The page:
well now, to be honest – your breath does contain amounts of other chemicals that are ‘volatile’ at room temperature, NO2, CO2, organic compounds, acetone and alkanes. A little research will tell you more than most care to know on this topic. So, giving Nikon their due, they are correct. There are substances in your breath, and if in sufficient quantity and concentration could prove harmful. Do we know what concentration is necessary? I don’t. Other than CO2, NO2, N, O2, all the other ‘stuff’ is in the parts per million category and micromolar concentrations. Very very trace concentrations. Measurable for sure, but quite weak. I’m thinking impurities in tap water and rain water are more harmful than your breath could be.

  • michaelp42

    best petapixel comment ever!

  • Peter

    OMG, they can’t be seriously about this. It is so scientifically flawed that it makes the writer looked ridiculous.
    This site is more about sensationalism than factually correct and interesting information.

  • madmax

    The reaction is correct: CO2+H2O= CO3H2, but CO2 is all around us. Then better don´t put your lens near plants, animals, cars, motorcycles and factories. And better don´t use your lens in our atmosphere as it also contains CO2…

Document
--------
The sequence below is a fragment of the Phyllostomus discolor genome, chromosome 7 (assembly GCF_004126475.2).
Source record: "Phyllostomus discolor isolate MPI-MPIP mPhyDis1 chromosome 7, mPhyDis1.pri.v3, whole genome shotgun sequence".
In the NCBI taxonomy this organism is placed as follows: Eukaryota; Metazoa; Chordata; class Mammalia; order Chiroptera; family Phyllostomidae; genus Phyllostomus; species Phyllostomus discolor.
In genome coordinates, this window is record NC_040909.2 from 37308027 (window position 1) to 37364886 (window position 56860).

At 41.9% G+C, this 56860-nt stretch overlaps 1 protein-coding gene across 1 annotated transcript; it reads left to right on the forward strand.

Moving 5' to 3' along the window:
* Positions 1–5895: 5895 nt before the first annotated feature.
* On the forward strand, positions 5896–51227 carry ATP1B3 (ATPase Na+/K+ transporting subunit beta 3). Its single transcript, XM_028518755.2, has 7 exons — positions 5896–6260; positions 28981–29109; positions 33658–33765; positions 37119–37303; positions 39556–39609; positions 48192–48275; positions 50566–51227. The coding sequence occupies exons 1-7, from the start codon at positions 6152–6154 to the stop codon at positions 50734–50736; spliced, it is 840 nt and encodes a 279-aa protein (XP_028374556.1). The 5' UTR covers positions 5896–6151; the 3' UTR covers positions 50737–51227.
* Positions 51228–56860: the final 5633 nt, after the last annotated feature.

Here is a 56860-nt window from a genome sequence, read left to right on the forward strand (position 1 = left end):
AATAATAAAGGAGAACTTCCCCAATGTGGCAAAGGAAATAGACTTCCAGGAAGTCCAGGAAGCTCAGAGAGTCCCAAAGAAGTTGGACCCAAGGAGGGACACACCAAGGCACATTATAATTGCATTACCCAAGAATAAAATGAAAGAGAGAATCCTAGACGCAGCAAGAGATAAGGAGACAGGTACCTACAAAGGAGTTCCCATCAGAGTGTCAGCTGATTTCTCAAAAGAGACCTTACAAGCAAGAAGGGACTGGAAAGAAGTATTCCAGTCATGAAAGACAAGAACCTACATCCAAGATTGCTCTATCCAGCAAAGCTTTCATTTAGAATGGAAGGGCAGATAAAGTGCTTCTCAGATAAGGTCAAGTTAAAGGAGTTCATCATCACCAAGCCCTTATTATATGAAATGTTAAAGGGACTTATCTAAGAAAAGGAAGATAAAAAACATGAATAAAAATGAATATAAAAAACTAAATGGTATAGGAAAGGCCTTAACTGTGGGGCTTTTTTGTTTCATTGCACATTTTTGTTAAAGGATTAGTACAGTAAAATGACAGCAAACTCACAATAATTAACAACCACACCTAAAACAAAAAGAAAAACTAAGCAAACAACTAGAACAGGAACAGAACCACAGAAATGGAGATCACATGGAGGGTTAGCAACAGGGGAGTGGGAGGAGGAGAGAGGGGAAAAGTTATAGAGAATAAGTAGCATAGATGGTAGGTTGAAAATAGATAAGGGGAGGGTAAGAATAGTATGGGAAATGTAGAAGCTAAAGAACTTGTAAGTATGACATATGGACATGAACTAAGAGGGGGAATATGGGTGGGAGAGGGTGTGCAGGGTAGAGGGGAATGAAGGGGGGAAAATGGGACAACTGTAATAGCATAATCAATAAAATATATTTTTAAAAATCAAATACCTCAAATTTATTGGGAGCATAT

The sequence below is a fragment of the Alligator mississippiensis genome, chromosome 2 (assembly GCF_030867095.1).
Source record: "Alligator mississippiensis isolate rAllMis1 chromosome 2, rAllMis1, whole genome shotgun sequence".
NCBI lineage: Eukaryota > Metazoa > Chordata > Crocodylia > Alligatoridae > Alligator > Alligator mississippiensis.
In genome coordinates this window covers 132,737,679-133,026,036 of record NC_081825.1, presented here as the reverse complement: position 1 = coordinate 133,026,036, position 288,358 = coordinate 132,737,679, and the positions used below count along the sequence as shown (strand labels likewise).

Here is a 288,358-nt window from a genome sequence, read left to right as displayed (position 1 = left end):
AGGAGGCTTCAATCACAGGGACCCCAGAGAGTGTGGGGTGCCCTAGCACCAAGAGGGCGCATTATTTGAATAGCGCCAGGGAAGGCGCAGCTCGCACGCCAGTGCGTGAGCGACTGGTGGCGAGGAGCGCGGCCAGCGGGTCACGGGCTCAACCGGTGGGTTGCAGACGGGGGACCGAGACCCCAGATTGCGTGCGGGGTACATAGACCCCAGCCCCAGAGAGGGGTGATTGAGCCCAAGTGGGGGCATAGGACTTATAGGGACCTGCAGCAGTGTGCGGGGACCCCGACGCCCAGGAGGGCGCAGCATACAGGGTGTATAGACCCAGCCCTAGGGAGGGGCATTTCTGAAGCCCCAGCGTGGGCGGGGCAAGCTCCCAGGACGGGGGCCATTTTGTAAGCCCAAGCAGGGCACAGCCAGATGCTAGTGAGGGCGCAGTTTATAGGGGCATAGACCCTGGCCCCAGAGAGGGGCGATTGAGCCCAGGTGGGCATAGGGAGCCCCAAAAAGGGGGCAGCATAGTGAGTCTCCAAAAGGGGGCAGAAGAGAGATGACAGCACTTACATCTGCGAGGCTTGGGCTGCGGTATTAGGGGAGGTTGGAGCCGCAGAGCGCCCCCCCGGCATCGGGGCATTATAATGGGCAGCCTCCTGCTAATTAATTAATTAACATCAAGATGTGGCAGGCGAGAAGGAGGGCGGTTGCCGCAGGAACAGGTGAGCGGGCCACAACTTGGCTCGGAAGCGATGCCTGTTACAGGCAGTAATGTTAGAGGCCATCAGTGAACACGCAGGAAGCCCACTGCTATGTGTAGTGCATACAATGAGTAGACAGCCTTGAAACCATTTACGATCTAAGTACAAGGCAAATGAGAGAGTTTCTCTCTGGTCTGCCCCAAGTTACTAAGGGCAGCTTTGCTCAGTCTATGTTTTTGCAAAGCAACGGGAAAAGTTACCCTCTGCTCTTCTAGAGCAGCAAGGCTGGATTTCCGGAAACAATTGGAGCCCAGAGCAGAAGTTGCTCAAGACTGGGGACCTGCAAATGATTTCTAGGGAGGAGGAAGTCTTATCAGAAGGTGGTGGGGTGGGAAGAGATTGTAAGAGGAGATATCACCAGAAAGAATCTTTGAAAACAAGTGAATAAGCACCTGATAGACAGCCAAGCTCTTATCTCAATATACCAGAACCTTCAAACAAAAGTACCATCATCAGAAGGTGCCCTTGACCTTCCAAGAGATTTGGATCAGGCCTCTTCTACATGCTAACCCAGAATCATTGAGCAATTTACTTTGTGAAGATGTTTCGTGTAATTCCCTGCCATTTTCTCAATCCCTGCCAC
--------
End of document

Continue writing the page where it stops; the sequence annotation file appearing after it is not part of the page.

• http://www.facebook.com/christopher.sutton2 Christopher Sutton

    Just don’t breath on your equipment with a mouthful of food….its bad for your gear and your dignity.

  • Sam Agnew

    Man, if condensed breathe is the worst thing your front element ever sees then I guarantee you are a collector, not a photographer.

  • tp14

    this is what I hear too..

  • 11

    It is true in the sense it MAY have harmful chems, and it MAY damage the lens. What is left out are the actual numbers (parts per million). These harmful chems are extremely tiny — the lens may get damaged by age rather than the breath itself. 0000 unless someone drink acid and breaths on it for hours.

  • http://www.facebook.com/richard.h.weiner Richard H. Weiner

    Hmmm, this speaks more to the fragility of any coating that Nikon (or any other lens manufacturer) uses. I would think that better research should be done on this rather than any acid we may or may not breath out. This also reminds me of the 2 Nikon lens glasses that I have had in the past. The first’s coating crazed (spider web cracking) which was blamed on heating the lenses…i.e. glasses left in direct sunlight. FAIL, the glasses I wear all the time and in all types of sunlight or not. The second’s coating starting falling apart in one lens but could not be recoated or removed…FAIL. So I ended up buying another pair of glasses without the Nikon lenses. Too much money thrown away.